New policies set to take effect this year are expected to increase competition in the European payments market.

As part of the European Union's efforts to create a single, continentwide financial system, the European Commission has adopted the Payment Services Directive, which is designed to open the bank-controlled payment business to nonbanks.

All 27 E.U. members, along with Norway, Iceland and Liechtenstein, face a Nov. 1 deadline to implement the directive, which defines a new class of nonbank providers of payment services, called "payment institutions," such as mobile operators, retailers, e-commerce companies and funds transfer providers.

Many such companies already offer payment services but must partner with a banking company; under the new policy, these companies could be freed from the need to share revenue from these operations with banking partners and could expand more easily into other types of payments.

Erik van Winkel, a manger in the London office of Edgar, Dunn & Co., said that pan-European merchants could acquire their own transactions, instead of relying on bankers, and that major processors such as First Data Corp. or Total System Services Inc. could become acquirers that accept payments for European merchants.

"A merchant, for example, could start issuing Visa or MasterCard credit or charge cards and extend credit themselves not needing a banking permit," van Winkel said. Under the Payment Services Directive, "First Data could be knocking on the door of Visa and MasterCard and say, 'I want to be a member.' "

And Malte Kruger, a consultant with PaySys Consultancy GmbH of Germany, said that because of the directive's equal-access clause, Visa Europe and MasterCard Inc. would have to let the company or into their networks, as long as it meets their licensing requirements.

Marc Temmerman, a Visa Europe executive vice president, said it does not plan to discourage nonbanks from seeking licenses.

"We certainly don't see that as a problem," he said. "If you accept there will be new players, that means more competition. We don't think more competition will be necessarily bad."

Visa Europe, which is owned by more than 4,500 European banks and was spun off by Visa Inc. before the San Francisco company's initial public offering last yea, views the directive as an "opportunity" to bring more payment service providers into the fold, as long as they can play by Visa's rules, he said.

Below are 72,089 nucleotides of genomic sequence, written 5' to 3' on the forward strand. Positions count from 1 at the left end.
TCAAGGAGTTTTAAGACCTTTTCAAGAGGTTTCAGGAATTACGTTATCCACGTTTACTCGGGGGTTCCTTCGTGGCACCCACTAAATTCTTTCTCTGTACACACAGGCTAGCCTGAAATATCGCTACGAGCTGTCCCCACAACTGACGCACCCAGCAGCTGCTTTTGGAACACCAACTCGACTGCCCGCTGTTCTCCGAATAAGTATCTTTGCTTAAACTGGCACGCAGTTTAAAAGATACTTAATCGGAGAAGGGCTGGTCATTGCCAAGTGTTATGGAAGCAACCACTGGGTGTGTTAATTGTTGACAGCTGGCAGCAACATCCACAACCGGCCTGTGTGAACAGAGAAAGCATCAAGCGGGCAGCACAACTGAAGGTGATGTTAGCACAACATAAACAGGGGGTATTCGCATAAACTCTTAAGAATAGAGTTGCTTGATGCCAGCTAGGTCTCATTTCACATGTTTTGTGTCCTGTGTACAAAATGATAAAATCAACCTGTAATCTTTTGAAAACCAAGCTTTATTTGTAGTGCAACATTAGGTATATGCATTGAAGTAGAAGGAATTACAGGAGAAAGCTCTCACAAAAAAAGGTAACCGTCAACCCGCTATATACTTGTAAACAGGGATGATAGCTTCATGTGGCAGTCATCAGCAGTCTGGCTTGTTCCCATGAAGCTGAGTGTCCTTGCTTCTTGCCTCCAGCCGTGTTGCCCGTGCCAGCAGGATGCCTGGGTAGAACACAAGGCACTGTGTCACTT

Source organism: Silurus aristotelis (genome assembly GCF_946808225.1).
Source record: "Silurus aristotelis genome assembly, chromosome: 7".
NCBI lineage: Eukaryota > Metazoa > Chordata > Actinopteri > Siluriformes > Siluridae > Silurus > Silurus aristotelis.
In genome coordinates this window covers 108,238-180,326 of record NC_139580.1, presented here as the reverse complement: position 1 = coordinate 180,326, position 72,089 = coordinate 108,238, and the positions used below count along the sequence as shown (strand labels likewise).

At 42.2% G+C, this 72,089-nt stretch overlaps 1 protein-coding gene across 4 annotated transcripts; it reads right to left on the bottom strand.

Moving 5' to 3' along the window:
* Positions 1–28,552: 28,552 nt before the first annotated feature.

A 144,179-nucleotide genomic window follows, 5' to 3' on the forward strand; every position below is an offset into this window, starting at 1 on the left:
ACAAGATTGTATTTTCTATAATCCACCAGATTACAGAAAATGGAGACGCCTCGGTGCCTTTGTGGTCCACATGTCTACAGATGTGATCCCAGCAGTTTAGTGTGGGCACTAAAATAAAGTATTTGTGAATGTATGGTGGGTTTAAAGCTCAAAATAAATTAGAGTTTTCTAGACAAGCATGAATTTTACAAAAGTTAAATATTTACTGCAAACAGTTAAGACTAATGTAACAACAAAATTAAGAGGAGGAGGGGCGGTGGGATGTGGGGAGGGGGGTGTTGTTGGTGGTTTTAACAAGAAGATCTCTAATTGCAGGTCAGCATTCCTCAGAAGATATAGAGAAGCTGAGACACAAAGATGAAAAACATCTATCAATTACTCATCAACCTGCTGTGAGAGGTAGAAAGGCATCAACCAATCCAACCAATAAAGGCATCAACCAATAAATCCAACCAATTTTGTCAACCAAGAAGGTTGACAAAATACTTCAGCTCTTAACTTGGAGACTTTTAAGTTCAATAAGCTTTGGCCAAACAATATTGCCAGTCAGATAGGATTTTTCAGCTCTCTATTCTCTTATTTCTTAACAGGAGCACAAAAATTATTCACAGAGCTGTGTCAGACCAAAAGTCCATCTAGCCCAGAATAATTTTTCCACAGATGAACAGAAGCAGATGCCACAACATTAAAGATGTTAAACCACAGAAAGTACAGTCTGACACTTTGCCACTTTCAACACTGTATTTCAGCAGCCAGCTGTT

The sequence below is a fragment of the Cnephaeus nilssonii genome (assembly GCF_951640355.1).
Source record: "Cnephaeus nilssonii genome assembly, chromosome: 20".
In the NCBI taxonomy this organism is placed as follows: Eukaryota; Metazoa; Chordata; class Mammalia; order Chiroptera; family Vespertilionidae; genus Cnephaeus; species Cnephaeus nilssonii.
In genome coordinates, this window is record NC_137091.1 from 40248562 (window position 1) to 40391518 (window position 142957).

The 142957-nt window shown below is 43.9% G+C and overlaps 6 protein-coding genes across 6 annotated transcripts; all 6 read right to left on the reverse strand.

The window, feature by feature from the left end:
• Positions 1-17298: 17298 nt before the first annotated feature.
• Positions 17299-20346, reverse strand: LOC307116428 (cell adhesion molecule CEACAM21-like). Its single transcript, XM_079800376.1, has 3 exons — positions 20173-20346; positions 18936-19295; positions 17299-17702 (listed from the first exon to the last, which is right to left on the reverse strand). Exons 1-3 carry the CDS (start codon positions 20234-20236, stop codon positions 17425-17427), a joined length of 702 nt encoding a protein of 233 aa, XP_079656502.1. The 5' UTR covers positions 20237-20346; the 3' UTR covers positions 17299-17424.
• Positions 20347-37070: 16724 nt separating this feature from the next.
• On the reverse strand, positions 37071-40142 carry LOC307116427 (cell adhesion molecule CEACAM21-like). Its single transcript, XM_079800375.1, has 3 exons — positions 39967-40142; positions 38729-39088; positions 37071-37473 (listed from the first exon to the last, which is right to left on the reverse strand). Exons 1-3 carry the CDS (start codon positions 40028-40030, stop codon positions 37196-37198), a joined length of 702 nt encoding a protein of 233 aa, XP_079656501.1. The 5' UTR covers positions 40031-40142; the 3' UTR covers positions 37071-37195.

"A payment service provider will be a payment service provider, whether it is a bank, payment institution or e-money provider," Temmerman said. "At the end of the day, we are a global settlement system. We have to maintain settlement [risk management]. People need to get paid."

That means Visa would ask institutions to provide collateral, based on its assessment of their financial condition, to meet the directive's capital requirements.

Those requirements are expected to range from as little as $27,000 to no more than $162,000 of initial capital, plus a minimum of operating capital. But unlike banks, the payment institutions will not be allowed to take deposits or extend long-term credit.

Observers say it is too early to say how many companies will seek payment institution status.

Western Union Co., for example, plans to offer bill payment, disbursement of salaries and pensions and possibly online and mobile phone payment services, according to Eva King, the director of strategic initiatives and sales support for the company's funds transfer organization.

King, who was one of the directive's main authors for the European Commission before joining Western Union, said her company could extend its funds transfer services to small and midsize companies, expanding from its base of migrant workers, the unbanked and other individuals.

But van Winkel said national governments will have some latitude in how they interpret the directive. For example, E.U. member states can decide to allow merchants to surcharge card payments. Most are expected to do so, including the United Kingdom, which has already implemented the directive, he said, while France and Denmark will likely prohibit surcharging.

In addition, some countries might set capital requirements for payment institutions lower than others.

Observers expect several countries to miss the Nov. 1 deadline for passing the directive into law. This could further delay decisions by prospective participants to offer services.

"In most countries, they've not published the procedures. They've not published the fees," said John Chaplin, the former head of Visa's European processing business and now First Data's European payment adviser. At the moment, it's too soon for a company to say, "'I'm going to become a payment institution,' because you don't know yet what that will entail."

Nigel Beatty, a senior consultant at the British consulting firm Aconite Technology Ltd., predicts that even when all countries adopt the directive, First Data likely will not launch a payment service of its own.

First Data relies on banks for business in Europe, and "if they want to get into the ring and play themselves, it would mean they are effectively in competition with their own customers," he said.

In any case, First Data is not waiting for the directive to become law before expanding into Europe's prospective pan-European acquiring market. In January its First Data International unit announced a partnership with the German regional bank West LP to launch First Merchant Solutions.

First Data expects the venture to give multinational merchants a single point of contact and a single contract for all their business in Europe, according to Carlos Gomez-Saez, the new venture's managing director. The goal is for First Merchant Solutions to eventually offer acquiring services to pan-European retail chains, handling all of their European transactions from a single country.

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